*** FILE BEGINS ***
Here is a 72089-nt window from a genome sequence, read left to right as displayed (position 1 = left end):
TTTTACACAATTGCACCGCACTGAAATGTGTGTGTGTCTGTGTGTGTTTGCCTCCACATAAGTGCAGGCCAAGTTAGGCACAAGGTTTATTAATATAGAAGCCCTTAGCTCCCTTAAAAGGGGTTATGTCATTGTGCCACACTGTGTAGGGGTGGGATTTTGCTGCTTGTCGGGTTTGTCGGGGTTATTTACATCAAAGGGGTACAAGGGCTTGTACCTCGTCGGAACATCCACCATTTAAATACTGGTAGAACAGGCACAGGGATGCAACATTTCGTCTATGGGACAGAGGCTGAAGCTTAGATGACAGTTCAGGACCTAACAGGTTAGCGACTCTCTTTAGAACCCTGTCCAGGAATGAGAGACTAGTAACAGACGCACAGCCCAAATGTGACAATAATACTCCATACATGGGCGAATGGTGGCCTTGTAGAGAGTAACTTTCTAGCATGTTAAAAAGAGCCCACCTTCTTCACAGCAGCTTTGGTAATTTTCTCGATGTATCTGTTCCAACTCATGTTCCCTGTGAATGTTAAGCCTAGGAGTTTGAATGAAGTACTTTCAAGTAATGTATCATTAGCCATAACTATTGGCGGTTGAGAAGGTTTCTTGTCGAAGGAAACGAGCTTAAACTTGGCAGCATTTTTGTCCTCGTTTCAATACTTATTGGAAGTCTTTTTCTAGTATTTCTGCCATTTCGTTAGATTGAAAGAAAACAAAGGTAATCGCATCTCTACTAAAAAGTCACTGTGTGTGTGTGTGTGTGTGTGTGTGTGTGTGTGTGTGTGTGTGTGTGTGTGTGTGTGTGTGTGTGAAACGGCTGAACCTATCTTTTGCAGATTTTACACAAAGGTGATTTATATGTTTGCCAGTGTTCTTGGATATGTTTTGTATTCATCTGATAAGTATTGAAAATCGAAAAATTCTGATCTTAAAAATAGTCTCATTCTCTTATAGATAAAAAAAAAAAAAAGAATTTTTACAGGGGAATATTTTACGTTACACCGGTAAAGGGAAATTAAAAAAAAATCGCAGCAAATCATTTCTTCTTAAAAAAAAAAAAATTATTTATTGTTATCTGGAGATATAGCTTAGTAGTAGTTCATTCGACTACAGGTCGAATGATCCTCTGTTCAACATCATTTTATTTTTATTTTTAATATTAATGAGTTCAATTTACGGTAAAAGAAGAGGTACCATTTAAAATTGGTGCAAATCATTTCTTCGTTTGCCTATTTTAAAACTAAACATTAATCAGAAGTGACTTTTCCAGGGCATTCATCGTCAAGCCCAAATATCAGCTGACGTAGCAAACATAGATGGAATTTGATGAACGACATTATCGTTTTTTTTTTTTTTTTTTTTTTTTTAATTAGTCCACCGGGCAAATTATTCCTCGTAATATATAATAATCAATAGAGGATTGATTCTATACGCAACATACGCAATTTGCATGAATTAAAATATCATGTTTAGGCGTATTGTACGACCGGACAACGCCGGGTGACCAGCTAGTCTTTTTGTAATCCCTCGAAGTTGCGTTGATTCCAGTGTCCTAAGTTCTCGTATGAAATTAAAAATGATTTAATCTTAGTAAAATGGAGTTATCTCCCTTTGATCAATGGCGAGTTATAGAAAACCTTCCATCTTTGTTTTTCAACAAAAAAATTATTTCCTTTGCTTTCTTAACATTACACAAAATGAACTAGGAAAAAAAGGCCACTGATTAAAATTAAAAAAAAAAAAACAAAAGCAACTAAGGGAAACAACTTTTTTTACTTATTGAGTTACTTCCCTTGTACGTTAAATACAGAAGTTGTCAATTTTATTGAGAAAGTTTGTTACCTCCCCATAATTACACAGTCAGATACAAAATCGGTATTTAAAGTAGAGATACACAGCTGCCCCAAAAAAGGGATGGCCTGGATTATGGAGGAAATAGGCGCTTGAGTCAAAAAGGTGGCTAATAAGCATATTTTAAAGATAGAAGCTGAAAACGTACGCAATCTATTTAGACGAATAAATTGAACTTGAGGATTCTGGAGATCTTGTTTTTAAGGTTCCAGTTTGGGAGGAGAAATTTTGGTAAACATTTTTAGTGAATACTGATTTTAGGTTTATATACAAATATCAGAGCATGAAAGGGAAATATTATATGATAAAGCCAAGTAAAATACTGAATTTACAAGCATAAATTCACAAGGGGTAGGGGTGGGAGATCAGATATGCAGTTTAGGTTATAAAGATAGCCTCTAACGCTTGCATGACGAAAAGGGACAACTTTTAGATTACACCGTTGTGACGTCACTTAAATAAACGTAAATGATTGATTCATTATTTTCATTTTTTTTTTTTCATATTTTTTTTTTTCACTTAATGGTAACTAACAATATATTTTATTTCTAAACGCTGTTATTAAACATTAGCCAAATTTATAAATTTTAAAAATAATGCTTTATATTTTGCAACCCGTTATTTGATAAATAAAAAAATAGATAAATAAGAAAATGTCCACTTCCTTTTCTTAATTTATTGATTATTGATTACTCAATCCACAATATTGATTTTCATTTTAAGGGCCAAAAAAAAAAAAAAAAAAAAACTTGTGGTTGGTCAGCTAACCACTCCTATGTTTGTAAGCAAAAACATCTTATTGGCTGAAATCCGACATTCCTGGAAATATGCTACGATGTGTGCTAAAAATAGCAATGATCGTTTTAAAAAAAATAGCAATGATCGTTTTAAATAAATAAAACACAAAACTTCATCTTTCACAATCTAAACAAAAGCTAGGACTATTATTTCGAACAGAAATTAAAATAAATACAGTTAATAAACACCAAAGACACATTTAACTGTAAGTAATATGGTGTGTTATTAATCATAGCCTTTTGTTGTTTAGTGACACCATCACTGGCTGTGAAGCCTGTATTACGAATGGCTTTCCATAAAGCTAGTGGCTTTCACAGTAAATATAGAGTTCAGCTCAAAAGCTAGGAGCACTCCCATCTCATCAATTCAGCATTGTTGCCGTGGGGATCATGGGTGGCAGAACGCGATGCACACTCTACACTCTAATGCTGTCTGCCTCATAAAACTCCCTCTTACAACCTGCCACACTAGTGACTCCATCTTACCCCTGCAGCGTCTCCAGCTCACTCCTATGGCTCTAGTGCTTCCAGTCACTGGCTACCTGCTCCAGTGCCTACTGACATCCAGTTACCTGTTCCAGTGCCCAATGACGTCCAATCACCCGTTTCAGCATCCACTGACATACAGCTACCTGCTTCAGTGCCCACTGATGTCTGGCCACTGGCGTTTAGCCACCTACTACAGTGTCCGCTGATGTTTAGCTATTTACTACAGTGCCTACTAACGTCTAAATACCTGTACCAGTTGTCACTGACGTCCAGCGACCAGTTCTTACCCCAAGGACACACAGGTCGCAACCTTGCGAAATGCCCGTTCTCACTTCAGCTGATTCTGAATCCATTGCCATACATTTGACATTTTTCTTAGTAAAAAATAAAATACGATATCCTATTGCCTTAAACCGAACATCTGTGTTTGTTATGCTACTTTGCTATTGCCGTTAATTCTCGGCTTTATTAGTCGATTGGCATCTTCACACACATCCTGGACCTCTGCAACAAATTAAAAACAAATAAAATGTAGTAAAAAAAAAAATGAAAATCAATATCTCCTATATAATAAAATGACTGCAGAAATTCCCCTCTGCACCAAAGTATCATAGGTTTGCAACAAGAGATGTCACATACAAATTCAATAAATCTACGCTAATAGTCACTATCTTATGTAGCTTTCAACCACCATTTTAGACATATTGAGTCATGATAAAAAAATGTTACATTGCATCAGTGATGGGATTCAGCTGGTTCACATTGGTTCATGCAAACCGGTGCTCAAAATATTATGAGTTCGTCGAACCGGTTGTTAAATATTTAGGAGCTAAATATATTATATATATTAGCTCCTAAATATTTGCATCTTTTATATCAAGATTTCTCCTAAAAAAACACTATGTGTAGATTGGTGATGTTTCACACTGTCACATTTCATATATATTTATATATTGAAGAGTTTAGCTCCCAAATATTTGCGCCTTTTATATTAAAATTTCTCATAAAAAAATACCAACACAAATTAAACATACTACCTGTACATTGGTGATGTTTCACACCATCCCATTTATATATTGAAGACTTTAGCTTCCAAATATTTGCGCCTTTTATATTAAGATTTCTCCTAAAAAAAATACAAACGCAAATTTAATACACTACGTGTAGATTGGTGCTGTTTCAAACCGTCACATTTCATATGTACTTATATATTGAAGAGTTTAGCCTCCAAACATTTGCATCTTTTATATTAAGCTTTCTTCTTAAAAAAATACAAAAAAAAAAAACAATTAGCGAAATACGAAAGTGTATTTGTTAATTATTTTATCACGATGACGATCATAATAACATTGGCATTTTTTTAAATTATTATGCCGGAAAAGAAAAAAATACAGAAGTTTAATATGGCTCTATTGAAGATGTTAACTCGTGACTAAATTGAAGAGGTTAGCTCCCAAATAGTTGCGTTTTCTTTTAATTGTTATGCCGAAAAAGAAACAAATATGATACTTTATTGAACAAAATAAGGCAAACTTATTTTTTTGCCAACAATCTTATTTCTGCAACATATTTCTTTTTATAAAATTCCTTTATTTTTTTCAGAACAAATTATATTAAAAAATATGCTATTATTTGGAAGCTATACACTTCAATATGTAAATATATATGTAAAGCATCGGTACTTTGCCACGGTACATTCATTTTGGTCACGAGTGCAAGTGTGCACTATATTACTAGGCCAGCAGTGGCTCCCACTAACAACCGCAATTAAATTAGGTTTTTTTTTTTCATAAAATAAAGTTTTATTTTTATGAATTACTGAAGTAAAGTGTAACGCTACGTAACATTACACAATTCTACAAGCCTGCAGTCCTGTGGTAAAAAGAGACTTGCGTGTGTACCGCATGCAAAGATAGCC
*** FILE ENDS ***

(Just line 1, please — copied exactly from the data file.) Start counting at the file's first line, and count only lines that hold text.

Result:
Here is a 72089-nt window from a genome sequence, read left to right as displayed (position 1 = left end):